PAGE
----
Street scene


Image: source not given; may be UCLA digital collection at .

Downtown Los Angeles facing north on South Broadway between West Second Street and West Third Street, 1939.

Sometimes it is nice to see a plain ol’ street scene showing how a particular place used to look. Notice how the then-late-model automobile at the lower right looks so futuristic when compared with the boxy styling of the other cars in the photo.


Tyrone Power “lavender wedding”

19jun01weddingImage: Tyrone Power and Annabella after their wedding ceremony in Bel-Air, California in 1939. From

“With the inclusion of morality clauses in the contracts of Hollywood actors in the 1920s, some closeted stars contracted marriages of convenience to protect their public reputations and preserve their careers… The term lavender marriage has been used to characterize these couples/individuals:

“…The term has been applied to the marriage of Tyrone Power and French actress Annabella in 1939.[8]

“8. Bret, David (2000). Errol Flynn: Satan’s Angel. Robson Book. p. 79. Retrieved January 18, 2015.”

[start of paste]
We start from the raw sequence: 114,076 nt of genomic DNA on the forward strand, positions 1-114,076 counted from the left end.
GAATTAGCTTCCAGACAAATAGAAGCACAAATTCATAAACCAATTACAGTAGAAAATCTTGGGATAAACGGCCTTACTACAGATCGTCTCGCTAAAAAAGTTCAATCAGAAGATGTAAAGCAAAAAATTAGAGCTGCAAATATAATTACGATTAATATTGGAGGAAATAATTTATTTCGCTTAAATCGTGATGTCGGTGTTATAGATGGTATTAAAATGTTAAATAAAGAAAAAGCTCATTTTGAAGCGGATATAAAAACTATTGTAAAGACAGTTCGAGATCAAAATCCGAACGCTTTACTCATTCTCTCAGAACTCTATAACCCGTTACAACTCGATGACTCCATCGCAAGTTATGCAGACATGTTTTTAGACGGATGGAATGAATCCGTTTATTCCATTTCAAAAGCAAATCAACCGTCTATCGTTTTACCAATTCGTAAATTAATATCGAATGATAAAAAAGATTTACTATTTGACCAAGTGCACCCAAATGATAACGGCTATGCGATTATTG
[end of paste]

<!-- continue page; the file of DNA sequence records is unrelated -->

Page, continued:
Excerpt from .

Cabot Yerxa and his pueblo


Image: undated but may be 1939 based on the appearance of the construction just beginning. From . Photographer not identified.

Cabot Yerxa, the man who found the spring that made Desert Hot Springs famous, built a quirky four-story, 35-room pueblo between 1939 and his death in 1965. Now a museum run by the city of Desert Hot Springs—Yerxa was the town’s first mayor—the Hopi-inspired adobe structure is filled with memorabilia of his time as a homesteader; his encounters with Hollywood celebrities at the nearby Bar-H Ranch; his expedition to the Alaskan gold rush; and many other events.

Excerpt from .


Image: undated. From . Photographer not identified.

Learn more about Yerxa at .

Shoe store toy

19mar24ringTossImages: from an ebay auction listing

Presumably an individually-owned shoe store, it looks like Triangle sold or gave away at least this one promotional item. Just in case you don’t know how it worked, one would hold it where the Walt Disney’s “PINOCCHIO” lettering is. The trick would be to jerk it upward then jab Pinocchio’s nose into the airborne ring. It seems simple but it took a little bit of skill — it was a good item to occupy a child for awhile perhaps while waiting for a sibling to get their shoes.

Today that address houses Ferguson’s Gallery and Royal Bartending School. It appears to be in the same building that was there in 1939 albeit modernized a little.